Bangladesh Independence Day 2018: The portrait of an artist- Daily Star
12:00 AM, March 20, 2018 / LAST MODIFIED: 01:07 PM, March 20, 2018

Independence Day Special - Tribute

The portrait of an artist

March is a significant time for Bangladeshis, and the most important of these dates for each Bangladeshi is the 26th of March-- the day 47 years ago we finally shed off all identities to assume this final one. This week, Star Lifestyle with the spotlight on the day, brings you the speech that started it all; a tribute to the eternal heroes of the selfless, daring and heroic Crack Platoon and the Biranganas, the often overlooked or hushed veterans of the war. Let us then bask in the glory of an independence hard won, and remember to pay due respect to the martyrs, survivors and the veterans of the war. Happy Independence Day.

How does one pay tribute to the lifetime achievements of an artist, especially when the iconoclast is Ferdousi Priyabhashini? Growing up in Khulna, a quaint town of the then East Pakistan, she once nurtured a passion for music. Her relinquished desire to become an exponent of Tagore gave Bangladesh one of its most revered sculptors.

How does one pay tribute to the lifetime achievements of an artist, especially when the iconoclast is Ferdousi Priyabhashini? Growing up in Khulna, a quaint town of the then East Pakistan, she once nurtured a passion for music. Her relinquished desire to become an exponent of Tagore gave Bangladesh one of its most revered sculptors.

Priyabhashini primarily worked with everyday objects— scrap iron, lifeless wood trunks; often incorporating a touch of greenery in them. She took the debris of a metropolis and made objet d'art.

She is not a pioneer of upcycling objects for the sake of art, yet her approach is unique— breathing life to the 'dead,' to what we perceive as 'waste.'

This is possibly unprecedented in Bangladeshi art history.

Before attempting to appreciate Priyabhashini's artistic accomplishments, one must keep in mind that a sculpture is often a mere mirror image of the inner workings of the artists' mind. Some refrain from engaging in a conversation with the viewer, allowing them full freedom to interpret the art, the form, the nuances, and the finer aspects.

Ferdousi Priyabhashini was perhaps the exact opposite. Rather than dissociating herself from her creations, she engaged in a direct conversation to convey her thoughts, beliefs, fears…and the trauma. Even before Priyabhashini became vocal about her harrowing experience of 1971, she was narrating her struggle through art. It was never shame; neither grief nor sorrow. It has always been life, conviction, and an indomitable urge to live and move forward.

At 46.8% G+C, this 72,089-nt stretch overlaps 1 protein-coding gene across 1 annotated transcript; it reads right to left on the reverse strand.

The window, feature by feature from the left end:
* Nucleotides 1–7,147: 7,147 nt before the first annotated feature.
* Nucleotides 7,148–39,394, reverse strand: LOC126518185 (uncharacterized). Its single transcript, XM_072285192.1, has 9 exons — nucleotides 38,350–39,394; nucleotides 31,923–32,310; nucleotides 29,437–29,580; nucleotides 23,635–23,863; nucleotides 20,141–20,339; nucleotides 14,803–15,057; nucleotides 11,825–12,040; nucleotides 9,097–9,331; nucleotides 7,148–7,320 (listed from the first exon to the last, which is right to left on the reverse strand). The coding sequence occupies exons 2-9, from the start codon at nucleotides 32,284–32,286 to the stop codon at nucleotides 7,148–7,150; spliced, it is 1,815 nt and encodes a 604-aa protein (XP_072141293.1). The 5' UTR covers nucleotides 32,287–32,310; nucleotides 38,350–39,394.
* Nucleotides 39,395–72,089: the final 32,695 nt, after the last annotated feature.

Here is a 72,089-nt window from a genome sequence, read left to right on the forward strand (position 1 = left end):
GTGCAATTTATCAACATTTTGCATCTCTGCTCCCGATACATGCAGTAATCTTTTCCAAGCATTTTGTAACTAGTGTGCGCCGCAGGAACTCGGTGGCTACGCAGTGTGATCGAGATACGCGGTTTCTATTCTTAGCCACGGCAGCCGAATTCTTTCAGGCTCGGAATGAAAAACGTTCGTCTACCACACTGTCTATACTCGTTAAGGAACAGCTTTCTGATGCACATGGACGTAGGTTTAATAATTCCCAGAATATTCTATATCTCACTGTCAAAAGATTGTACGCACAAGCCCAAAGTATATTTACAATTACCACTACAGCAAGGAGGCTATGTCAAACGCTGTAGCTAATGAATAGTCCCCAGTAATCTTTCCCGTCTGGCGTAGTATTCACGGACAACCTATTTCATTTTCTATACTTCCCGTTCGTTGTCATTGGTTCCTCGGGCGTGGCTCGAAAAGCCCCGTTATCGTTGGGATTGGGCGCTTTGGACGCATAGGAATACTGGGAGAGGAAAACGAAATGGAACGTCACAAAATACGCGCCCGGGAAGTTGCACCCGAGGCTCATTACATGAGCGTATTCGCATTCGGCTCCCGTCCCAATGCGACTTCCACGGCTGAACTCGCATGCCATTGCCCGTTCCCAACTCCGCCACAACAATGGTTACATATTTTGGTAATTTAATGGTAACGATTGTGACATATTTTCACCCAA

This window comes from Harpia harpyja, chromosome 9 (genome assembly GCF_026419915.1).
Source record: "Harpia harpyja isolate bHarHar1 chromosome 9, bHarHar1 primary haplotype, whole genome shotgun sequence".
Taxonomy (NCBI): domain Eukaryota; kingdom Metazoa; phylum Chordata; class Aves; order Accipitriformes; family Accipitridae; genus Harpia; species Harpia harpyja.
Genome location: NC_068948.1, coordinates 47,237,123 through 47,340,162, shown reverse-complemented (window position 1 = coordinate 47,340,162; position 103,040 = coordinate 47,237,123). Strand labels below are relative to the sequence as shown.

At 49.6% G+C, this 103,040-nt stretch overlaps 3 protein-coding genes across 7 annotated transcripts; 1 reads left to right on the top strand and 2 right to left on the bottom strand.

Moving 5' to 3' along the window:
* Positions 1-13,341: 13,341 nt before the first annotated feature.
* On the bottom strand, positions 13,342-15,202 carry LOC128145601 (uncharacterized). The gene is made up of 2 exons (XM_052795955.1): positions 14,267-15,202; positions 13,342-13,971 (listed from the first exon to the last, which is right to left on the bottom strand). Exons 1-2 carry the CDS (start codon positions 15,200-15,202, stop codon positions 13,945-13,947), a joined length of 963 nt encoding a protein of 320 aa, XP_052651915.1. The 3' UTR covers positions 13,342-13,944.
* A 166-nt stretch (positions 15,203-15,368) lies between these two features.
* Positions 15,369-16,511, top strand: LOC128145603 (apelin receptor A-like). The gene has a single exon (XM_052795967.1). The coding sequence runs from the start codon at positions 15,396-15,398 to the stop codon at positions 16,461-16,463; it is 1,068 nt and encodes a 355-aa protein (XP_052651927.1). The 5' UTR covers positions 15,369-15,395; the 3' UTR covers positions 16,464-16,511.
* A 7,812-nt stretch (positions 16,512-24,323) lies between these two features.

None can possibly never erase, or deny the past. That perhaps is one great peril of human existence. Ferdousi Priyabhashini was a fighter who learnt to come in terms with her horrific experience, accept reality, and decided to share her narrative for the sake of helping others.

It takes courage to be open about the horrors of war, and what victims endured day, after day, after day; but how many of us can fathom the suffering one goes through while sharing that very experience. Every time Priyabhashini spoke, she chose to relive those moments of agony only to help others overcome their suffering.

On 23 October, 2015 the government of Bangladesh for the first time recognised 43 Biranganas as Freedom Fighters. Exactly 43 years, 10 months, 7 days after we achieved freedom!

Ferdousi Priyabhashini is an icon, but in essence, she represents every woman who fights; how she chose to lead her life is an example to follow for every woman, transcending geographical borders that we imagine separates us. It is also probably a wakeup call for every man with a conscience. Our struggle for freedom was in 1971, but abuse and sexual violence is still an everyday reality for hundreds of thousands of women of this country. And the perpetrators are men of this soil!

The unimaginable suffering Ferdousi Priyabhashini had to endure does not define her. It's her indomitable spirit and how she singlehandedly fought social stigma, her lifelong commitment to help others, her strife to set the right course of history for those who never witnessed 1971, and her beautiful, beautiful artworks!

Rest in peace, Ferdousi Priyabhashini.

Rest in peace, Mother.

 

Photo: Kazi Tahsin Agaz Apurbo

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